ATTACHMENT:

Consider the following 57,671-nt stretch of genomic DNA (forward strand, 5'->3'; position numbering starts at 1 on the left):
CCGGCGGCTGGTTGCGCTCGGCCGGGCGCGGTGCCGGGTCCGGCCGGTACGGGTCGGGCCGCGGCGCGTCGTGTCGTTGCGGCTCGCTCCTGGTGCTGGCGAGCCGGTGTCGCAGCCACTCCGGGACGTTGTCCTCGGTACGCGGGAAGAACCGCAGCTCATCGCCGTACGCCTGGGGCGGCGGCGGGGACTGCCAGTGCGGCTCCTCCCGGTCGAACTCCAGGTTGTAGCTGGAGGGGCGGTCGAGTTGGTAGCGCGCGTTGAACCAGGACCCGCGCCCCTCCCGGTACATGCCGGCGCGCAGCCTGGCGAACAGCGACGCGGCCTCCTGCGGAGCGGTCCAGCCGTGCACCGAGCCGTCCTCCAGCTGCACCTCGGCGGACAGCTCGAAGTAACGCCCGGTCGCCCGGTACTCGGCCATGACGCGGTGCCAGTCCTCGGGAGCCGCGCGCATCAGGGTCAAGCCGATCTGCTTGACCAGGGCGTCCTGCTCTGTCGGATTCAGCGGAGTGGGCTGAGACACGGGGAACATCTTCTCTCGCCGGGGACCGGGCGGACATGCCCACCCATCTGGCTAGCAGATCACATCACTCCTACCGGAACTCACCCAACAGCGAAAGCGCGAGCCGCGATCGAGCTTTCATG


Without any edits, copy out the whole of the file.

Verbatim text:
Consider the following 57,671-nt stretch of genomic DNA (forward strand, 5'->3'; position numbering starts at 1 on the left):
CCGGCGGCTGGTTGCGCTCGGCCGGGCGCGGTGCCGGGTCCGGCCGGTACGGGTCGGGCCGCGGCGCGTCGTGTCGTTGCGGCTCGCTCCTGGTGCTGGCGAGCCGGTGTCGCAGCCACTCCGGGACGTTGTCCTCGGTACGCGGGAAGAACCGCAGCTCATCGCCGTACGCCTGGGGCGGCGGCGGGGACTGCCAGTGCGGCTCCTCCCGGTCGAACTCCAGGTTGTAGCTGGAGGGGCGGTCGAGTTGGTAGCGCGCGTTGAACCAGGACCCGCGCCCCTCCCGGTACATGCCGGCGCGCAGCCTGGCGAACAGCGACGCGGCCTCCTGCGGAGCGGTCCAGCCGTGCACCGAGCCGTCCTCCAGCTGCACCTCGGCGGACAGCTCGAAGTAACGCCCGGTCGCCCGGTACTCGGCCATGACGCGGTGCCAGTCCTCGGGAGCCGCGCGCATCAGGGTCAAGCCGATCTGCTTGACCAGGGCGTCCTGCTCTGTCGGATTCAGCGGAGTGGGCTGAGACACGGGGAACATCTTCTCTCGCCGGGGACCGGGCGGACATGCCCACCCATCTGGCTAGCAGATCACATCACTCCTACCGGAACTCACCCAACAGCGAAAGCGCGAGCCGCGATCGAGCTTTCATG